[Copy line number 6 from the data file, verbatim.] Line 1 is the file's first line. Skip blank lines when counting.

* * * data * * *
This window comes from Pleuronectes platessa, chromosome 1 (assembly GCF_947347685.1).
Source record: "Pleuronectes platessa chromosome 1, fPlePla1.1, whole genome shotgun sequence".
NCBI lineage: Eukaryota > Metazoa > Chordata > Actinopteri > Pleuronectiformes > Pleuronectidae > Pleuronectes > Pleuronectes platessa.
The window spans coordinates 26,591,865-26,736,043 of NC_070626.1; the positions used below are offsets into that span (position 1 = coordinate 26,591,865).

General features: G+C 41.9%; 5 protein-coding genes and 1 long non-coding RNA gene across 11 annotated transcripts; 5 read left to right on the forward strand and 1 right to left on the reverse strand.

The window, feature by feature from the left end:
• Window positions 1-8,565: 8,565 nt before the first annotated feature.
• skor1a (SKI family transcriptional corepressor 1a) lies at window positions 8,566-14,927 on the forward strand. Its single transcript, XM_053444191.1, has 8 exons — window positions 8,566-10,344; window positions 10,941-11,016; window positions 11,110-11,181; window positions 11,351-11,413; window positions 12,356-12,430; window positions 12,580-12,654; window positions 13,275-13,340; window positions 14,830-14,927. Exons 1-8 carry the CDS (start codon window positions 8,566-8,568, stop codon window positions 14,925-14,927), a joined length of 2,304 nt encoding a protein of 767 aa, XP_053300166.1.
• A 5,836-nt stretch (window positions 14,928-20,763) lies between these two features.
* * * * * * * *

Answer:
The window, feature by feature from the left end: